February 04, 2008
With McCain set to win in most of the states on Super Tuesday, there are desperate, rather vain, last-ditch efforts to either throw all anti-McCain support to Romney, embark on a fight-to-the-death insurgency “strategy” or, most revealingly, to declare all McCain voters to be little more than the spawn of the devil and to prepare for the future by pushing for a national Republican primary that will, in all likelihood, yield a nominee well to the left of McCain. The Romney campaign, for its part, has understandably
embraced this last stand mentality, since it is the only thing that can possibly save the flagging campaign’s fortunes.
Besides being almost too late, these strategies seem to offer no better alternative and, indeed, seem sure to promise worse outcomes, while also revealing a remarkable anxiety and despair among their proponents. The cynicism of the pro-Romney strategy is clear enough: though no more credible or necessarily reliable on any of the policies that have appropriately made McCain anathema, Romney is the approved and anointed establishment “change” candidate who must beat back McCain’s very odd status quo insurgency, and so all Good Conservatives must come to the aid of the fraud to overcome the “maverick.” Think about what the host of radio hosts and the legion of pundits would have you believe: that McCain, for all his many errors both great and small, is meaningfully less conservative than the man who was essentially a Rockefeller Republican until three years ago and who once tried running to the left of Ted Kennedy, the Democrat who just endorsed Barack Obama. This is, quite frankly, absurd.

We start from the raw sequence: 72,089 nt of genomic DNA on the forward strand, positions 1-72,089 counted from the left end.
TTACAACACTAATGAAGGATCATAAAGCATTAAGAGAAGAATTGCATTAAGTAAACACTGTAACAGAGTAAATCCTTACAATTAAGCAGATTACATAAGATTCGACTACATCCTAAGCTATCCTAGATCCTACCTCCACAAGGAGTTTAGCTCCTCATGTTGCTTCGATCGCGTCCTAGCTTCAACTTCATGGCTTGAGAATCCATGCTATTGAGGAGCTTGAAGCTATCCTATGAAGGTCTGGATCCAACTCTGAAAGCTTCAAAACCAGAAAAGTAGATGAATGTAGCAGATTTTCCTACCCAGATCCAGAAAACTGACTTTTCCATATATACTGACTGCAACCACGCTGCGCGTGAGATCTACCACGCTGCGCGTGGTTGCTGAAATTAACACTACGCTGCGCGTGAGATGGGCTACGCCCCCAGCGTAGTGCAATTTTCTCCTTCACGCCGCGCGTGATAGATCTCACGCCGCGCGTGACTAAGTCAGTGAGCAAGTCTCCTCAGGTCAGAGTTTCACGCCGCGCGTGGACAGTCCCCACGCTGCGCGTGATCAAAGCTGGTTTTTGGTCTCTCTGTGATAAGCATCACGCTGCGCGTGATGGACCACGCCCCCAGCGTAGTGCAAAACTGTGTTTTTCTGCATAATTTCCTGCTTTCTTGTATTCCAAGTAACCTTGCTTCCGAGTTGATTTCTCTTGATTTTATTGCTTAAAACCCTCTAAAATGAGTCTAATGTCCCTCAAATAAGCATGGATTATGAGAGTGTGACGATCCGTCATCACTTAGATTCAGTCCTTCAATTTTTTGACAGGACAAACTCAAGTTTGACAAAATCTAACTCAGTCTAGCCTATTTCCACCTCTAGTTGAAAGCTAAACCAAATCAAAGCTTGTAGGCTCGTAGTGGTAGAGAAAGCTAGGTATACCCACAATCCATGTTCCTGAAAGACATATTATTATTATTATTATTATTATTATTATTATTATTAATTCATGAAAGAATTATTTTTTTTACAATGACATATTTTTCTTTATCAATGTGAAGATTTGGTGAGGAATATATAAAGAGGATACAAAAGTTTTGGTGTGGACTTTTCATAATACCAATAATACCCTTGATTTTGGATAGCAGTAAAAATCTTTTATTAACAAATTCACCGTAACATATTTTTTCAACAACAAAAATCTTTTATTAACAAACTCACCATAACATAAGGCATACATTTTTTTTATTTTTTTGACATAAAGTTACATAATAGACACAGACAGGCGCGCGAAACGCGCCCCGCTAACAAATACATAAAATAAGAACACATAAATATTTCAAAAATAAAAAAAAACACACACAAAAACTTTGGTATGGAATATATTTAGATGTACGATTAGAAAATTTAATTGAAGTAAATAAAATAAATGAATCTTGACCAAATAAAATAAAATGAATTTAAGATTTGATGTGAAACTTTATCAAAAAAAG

I should be clear that I want nothing to do with McCain. I have been writing against John McCain since I editorialized against him in my college newspaper eight years ago after he visited the campus, and his views have only become more offensive with time as he has had occasion to see them put into action, but today he holds substantially the same horrid views that he held then. More to the point, on the two policies where he most offends traditional conservatives, immigration and the Iraq war, he is indistinguishable from the president whom most of his critics cheered into power and whom many of his critics still defend to the last. Ironically, if the Romney ralliement should somehow unexpectedly succeed, the people who enabled and empowered the non-conservative Mr. Bush will have given their blessing and seal of approval to Romney, whose conservatism will never have to be demonstrated by actions, but will simply be assumed by virtue of the fact that “conservatives” rallied to his side to stop McCain. In the extremely unlikely event that Romney comes to power, conservatives will find themselves in the same intolerable situation of having identified closely with a politician who does not necessarily intend to govern in their interests, ensuring that the reputation of conservatism will be tied inextricably to the fortunes of administration policies over which they have little real influence. The Bush years revealed the many reasons why conservatives should not be cheerleaders for an administration or party, and yet many prominent movement figures seem intent on doing the exact same thing once again.
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